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maintain that the plague is owing to indifpofition in the human body, caufed by worms: yet I do not deny but that a vast quantity of infects may give rife to the plague or other fimilar difeafes. History is full of fuch relations, and, as able philofophers have found the thing probable, I confider it as very poffible. Indeed, when that innumerable multitude of enemies has perifhed and covered the earth with carcafes, it is natural to fuppofe that there will iffue from them certain volatile particles which being dif perfed through the air, enter into our bodies by ref piration, and disturb their economy.




INSECTS do not only make war on other infects, as we see thofe that are most useful to man,fuch as bees, preyed upon by wafps and hornets, but cattle are alfo expofed to their affaults. Inceffantly attacked by these infatiable creatures, the larger animals receive wounds from their fting, which penetrate to the blood. Some attach themfelves to the orifice of the wound `and fuck the liquor which diftils from it; others are not content with a fingle fting, but infli&t the wound, feveral times. Such is that fort of fly whose dart is ftrong enough to pierce the fkin of these animals. There it introduces its eggs, which cause those strange

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tumours formerly fuppofed, by fuperftition, to be the effect of forcery.

Beasts likewife nourish in their bowels infects of feveral forts. Few people are ignorant that horses which feed in meadows fwallow worms while they brouze the grafs. These pretty much refemble the feed of a gourd, except that their body is intersected with rings by which they can fhorten or extend themselves: they attach themfelves ftrongly to the fuperior orifice of the ftomach of the animal, and move, only to mix with the aliment. Dogs, befides these gourd-fhaped worms, have likewise another kind, which are fo flender, that a great number of them together have the appearance of a clue of thread. Cattle in general are very much affected by worms; they lofe their flefh, and often die in fpite of the most efficacious remedies. Another poifon concealed under the grafs, is a fort of bug called Bupeftris by Pliny, which makes the body of the animal fwallowing it fweli till it burft. To avoid repetition, I fhall not here mention any thing of the difeafes which leeches caufe in animals when fwallowed with their drink; and I fhall conclude with obferving that the mortality in fheep, a circumftance fo interefting to the proprietor and to the fhepherd, and which too often deceives the vigilance of the one, and the fkill of the other, proceeds moft frequently from infects which devour the liver of thefe animals to fuch a degree, that the deftruction of that part neceffarily caufes the death of the animal.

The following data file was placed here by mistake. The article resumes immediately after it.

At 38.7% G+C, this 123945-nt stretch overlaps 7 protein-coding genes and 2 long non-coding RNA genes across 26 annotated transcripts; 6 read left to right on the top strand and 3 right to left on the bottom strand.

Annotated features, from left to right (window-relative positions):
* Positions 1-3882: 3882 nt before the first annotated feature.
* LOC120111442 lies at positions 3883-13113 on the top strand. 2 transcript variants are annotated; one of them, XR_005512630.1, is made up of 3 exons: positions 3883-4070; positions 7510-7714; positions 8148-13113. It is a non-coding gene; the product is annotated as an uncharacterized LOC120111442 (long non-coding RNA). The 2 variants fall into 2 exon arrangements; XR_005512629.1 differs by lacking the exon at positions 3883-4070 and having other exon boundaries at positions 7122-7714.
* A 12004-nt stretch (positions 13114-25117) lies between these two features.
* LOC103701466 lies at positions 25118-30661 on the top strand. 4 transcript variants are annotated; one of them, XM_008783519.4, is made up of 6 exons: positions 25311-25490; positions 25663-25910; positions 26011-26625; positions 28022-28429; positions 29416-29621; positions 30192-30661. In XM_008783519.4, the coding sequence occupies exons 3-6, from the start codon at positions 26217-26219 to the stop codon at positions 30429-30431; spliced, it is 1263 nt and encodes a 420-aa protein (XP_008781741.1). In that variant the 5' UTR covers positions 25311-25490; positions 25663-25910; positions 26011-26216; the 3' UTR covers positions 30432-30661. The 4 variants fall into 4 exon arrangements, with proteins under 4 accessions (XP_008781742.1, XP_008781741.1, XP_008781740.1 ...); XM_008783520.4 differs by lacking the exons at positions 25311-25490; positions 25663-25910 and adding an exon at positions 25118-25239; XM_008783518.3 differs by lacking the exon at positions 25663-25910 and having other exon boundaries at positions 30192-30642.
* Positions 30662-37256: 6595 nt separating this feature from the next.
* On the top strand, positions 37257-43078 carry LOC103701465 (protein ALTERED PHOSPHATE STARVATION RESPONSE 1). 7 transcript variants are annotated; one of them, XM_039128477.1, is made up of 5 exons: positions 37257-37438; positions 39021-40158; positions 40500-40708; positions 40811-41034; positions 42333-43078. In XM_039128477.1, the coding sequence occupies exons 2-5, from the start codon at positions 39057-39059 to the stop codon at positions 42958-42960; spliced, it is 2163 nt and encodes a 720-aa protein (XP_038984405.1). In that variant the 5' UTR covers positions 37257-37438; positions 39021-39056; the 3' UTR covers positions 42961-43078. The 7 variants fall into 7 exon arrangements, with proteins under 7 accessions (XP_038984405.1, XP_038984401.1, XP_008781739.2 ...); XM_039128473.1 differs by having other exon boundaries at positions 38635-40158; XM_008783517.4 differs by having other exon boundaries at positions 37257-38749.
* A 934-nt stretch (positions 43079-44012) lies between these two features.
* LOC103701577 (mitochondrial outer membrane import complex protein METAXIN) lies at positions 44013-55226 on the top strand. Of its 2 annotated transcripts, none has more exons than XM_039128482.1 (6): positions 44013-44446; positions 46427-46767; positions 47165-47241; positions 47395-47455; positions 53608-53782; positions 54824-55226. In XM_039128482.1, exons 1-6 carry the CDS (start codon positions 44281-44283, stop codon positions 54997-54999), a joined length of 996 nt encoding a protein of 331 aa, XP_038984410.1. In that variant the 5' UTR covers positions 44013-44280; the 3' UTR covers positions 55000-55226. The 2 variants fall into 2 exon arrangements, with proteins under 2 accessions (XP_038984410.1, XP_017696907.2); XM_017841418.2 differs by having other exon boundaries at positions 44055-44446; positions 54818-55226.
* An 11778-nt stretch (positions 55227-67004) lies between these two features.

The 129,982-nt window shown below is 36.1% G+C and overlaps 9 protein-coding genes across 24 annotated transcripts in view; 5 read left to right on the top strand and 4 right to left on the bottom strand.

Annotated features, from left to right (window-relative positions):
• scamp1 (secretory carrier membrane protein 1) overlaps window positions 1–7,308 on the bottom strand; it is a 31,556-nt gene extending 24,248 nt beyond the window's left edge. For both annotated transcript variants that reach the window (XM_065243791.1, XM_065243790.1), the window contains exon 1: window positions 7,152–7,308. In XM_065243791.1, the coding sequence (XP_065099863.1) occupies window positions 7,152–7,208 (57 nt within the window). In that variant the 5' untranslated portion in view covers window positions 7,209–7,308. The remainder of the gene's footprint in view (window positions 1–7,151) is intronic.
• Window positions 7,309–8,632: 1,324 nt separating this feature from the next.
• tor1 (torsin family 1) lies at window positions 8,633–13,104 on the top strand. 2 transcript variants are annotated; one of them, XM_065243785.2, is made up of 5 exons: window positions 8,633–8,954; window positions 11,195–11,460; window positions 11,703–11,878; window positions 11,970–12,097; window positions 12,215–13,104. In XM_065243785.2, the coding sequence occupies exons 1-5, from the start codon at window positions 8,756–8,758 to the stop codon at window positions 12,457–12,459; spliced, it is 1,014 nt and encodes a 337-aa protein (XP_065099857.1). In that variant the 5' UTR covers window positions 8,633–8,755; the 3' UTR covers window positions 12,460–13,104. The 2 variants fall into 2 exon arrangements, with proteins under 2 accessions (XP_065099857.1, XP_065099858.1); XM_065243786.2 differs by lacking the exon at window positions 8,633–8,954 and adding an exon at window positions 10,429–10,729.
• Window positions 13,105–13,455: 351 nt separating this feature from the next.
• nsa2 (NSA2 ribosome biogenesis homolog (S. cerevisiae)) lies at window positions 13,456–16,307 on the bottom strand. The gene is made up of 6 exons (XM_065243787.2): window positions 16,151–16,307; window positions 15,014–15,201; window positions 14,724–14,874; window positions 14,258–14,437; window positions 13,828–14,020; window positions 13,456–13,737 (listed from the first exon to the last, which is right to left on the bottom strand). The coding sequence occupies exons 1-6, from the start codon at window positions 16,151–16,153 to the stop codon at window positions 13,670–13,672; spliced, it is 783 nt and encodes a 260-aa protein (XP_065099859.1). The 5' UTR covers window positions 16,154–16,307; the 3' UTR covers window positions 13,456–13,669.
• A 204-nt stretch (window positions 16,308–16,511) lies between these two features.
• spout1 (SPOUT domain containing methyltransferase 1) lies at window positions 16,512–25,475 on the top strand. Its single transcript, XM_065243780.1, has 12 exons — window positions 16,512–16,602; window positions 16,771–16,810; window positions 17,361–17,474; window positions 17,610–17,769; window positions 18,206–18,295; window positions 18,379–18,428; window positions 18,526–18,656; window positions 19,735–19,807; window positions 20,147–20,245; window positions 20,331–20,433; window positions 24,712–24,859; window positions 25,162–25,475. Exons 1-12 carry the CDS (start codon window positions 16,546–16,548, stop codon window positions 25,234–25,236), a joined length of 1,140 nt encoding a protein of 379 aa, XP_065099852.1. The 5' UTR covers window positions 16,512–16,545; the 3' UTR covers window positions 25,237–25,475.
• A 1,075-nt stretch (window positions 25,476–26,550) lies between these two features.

Of all the reflections I have hitherto made, none have been aimed fo much at atheifm as thofe I propose to introduce in this chapter. I do not doubt but I fhall offend its partizans; but if they will for a little unloose the bandage with which they voluntari ly blind themselves, and deign for a moment to hear me without prejudice, I do not despair of fhewing them truths which they have hitherto been ignorant of. I know that truths are odious to them, and that with them obftinacy is fet against reafon; however I fhall venture to fpeak to them in its favour. Thofe who acknowledge the Scripture as a book containing the facred depofit of the word of God are ftruck with admiration at the thought of the prodigious number of animals which the power of God collected in the ark. The infidel laughs at this and treats it as a fable: but he does not confider that things equally furprifing happen every day under our eyes do we not fee for inftance, that certain kinds of infects, after having collected in myriads, fometimes pass over feas, and caufe famine and defolation in diftant lands? What principle leads them thither?